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City council debaes whether school sports fields should be included in the 'inventory' of available sport facilities

Wilsonville City Council heard a recommendation during its April 16 meeting that it consider adding more sports fields to the current inventory but councilors were not universal in seeing the need.

Wilsonville Parks and Recreation and GreenPlay LLC — a consultant specializing in parks and recreation and open space facilities — presented suggestions for a comprehensive parks and recreation master plan that would establish goals for all parks facilities in Wilsonville except Memorial Park and Boones Ferry Park, which have their own. SPOKESMAN PHOTO - Memorial Park's playing fields comprise the majority of the City's outdoor sports faciliites.

Based on feedback from community members and its own assessment, GreenPlay recommended Wilsonville add additional fields.

However, Councilor Charlotte Lehan said the city has enough sports fields if one takes into account West Linn-Wilsonville School District-owned fields, but says better collaboration between the city and the school district to utilize the school land and fields is needed.

"We have enormous primary and middle schools. They are all 15- and 20-acre sites because that was the joint decision between the school district and the city that we would put that land acquisition into joint-use facilities at the schools rather than separate fields all over, so we ended up with schools with much bigger playing facilities than there used to be," Lehan said. "You can't look at the city fields independent of the school fields."

A GreenPlay representative told Lehan and the council that it considered school fields when assessing the overall quantity of fields but considered them less significant because they are unavailable during school hours.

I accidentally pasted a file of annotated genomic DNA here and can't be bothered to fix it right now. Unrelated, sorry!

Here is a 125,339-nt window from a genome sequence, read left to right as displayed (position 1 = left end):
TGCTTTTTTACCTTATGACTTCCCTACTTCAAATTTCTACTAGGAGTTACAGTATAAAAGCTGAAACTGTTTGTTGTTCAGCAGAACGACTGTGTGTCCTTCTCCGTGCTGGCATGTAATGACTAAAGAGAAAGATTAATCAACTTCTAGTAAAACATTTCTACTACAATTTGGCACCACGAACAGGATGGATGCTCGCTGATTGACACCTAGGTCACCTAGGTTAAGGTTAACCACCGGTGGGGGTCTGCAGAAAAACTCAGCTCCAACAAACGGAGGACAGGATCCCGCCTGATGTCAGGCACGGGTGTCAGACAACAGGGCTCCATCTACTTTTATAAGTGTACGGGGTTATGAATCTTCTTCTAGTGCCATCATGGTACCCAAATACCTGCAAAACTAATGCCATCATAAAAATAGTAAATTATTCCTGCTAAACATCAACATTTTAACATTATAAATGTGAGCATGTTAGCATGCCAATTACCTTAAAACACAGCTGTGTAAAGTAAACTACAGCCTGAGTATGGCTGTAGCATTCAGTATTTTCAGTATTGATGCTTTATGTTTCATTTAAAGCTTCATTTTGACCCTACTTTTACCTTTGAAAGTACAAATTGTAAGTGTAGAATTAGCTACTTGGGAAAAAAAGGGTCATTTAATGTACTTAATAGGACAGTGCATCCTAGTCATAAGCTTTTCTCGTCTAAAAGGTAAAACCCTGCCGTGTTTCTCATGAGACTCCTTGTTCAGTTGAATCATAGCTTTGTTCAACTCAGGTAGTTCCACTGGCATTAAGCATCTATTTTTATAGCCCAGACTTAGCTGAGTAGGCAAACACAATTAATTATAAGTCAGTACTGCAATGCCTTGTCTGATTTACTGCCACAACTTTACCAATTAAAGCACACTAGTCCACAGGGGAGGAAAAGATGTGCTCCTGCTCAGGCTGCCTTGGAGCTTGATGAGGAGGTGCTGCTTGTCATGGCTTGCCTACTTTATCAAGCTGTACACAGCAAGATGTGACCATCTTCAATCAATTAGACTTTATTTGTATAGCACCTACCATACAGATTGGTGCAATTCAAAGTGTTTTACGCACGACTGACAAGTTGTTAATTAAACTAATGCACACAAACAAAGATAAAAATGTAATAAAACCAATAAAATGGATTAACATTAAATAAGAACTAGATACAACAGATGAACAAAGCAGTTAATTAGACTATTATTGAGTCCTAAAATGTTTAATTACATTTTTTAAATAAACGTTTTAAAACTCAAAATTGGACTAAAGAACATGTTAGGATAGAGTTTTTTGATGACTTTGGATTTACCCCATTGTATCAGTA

Councilor Scott Starr, though, said the City should consider adding sports fields.

"We haven't seen much growth in the way of fields since the mid '90s. We're hurting for that, especially turf fields that are in use all year-round," he said.

GreenPlay also said that while local parks are well-maintained and having ample amenities, drainage improvements and playground upgrades would be beneficial.

Progress on Kinder

Morgan pipeline

In other council business City Attorney Barbara Jacobson reported the most recent discussions with Kinder Morgan, which owns a high-pressure gasoline pipeline that runs through Wilsonville. She said Kinder Morgan has agreed with the City's position that the pipeline resides in a high-impact area and said it would send engineers to assess whether implementing safety measures, like adding more shut-off valves, would be necessary. The pipeline currently does not have shut-off valves that are in close proximity to the pipeline in Wilsonville. "My impression is they are trying to do everything they can. They also have internal processes that they want to be careful of in terms of setting a precedent. At the end of the day I think we will get the answer we're looking for," said City Manager Bryan Cosgrove.

2017 reports shows crime rising with population

In his presentation Wilsonville Police Chief Rob Wurpes outlined the 2017 crime report, which showed a 9.3 percent increase in police calls, an increase in traffic stops from 3,488 to 4,077, an increase in theft crimes from 303 to 373 and prostitution crimes that increased from 27 to 58 but Wurpes said this was largely due to a sting operation.

Wurpes said correlation versus causation errors are common when assessing crime statistics but attributes population growth as a key factor. "Calls for service go up (with population growth). Reported crime goes up. That's not an uncommon trend. I really think that's the primary thing," he said.

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